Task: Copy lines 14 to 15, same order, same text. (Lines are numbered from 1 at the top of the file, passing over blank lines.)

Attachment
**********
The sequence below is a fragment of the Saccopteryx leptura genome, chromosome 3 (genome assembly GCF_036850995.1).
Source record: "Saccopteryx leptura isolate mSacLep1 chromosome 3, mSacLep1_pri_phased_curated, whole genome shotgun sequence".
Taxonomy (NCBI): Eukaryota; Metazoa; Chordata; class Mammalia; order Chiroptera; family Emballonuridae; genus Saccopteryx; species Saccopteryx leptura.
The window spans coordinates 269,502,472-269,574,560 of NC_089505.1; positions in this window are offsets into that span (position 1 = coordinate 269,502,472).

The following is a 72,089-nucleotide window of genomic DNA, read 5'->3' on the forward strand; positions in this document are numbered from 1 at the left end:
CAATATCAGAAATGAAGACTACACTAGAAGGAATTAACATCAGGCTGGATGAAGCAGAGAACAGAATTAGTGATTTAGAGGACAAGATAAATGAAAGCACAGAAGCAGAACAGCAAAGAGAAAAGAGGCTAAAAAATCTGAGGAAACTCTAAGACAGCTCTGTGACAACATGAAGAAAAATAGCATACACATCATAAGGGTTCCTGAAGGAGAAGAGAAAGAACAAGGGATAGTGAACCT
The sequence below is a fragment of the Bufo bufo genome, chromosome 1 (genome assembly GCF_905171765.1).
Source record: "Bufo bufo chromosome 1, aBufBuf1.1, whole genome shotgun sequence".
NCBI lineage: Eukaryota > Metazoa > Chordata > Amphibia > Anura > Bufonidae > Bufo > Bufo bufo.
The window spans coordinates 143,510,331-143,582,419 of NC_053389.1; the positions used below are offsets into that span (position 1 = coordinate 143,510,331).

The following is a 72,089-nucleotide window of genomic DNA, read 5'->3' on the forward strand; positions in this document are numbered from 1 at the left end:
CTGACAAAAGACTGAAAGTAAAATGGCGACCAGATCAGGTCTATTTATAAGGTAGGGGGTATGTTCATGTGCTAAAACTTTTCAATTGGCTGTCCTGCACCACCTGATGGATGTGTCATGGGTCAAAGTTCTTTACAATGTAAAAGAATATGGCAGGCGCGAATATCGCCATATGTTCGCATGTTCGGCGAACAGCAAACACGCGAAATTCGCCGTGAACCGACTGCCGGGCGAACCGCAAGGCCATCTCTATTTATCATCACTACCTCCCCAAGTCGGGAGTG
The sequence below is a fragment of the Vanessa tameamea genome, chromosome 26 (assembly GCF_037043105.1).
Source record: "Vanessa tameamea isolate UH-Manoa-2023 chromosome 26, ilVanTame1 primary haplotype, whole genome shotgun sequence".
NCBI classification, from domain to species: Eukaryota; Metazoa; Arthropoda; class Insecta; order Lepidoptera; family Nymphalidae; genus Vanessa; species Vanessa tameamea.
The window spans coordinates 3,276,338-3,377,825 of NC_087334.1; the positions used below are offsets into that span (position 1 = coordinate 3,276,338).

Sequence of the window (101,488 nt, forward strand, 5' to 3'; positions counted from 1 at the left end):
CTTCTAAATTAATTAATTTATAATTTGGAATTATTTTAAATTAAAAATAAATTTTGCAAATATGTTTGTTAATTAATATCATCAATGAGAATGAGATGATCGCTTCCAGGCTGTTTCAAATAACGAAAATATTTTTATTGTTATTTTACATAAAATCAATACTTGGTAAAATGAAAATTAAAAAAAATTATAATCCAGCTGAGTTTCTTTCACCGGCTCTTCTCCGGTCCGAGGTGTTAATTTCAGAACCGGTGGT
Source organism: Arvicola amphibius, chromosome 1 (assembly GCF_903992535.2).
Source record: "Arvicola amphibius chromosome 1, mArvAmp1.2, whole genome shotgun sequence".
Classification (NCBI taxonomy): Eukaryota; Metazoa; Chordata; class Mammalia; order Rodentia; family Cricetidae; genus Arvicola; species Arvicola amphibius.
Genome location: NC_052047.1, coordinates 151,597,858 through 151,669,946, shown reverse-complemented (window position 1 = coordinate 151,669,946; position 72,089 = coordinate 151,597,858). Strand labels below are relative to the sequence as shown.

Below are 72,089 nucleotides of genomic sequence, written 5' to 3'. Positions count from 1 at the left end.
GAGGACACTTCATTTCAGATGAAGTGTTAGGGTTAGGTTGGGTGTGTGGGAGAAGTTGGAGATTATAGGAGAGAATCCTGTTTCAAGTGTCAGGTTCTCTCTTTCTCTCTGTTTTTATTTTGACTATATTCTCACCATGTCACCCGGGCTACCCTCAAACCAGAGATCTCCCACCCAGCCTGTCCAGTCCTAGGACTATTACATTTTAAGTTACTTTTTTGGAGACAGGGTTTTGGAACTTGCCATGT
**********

Source record: "Vanessa tameamea isolate UH-Manoa-2023 chromosome 26, ilVanTame1 primary haplotype, whole genome shotgun sequence".
NCBI classification, from domain to species: Eukaryota; Metazoa; Arthropoda; class Insecta; order Lepidoptera; family Nymphalidae; genus Vanessa; species Vanessa tameamea.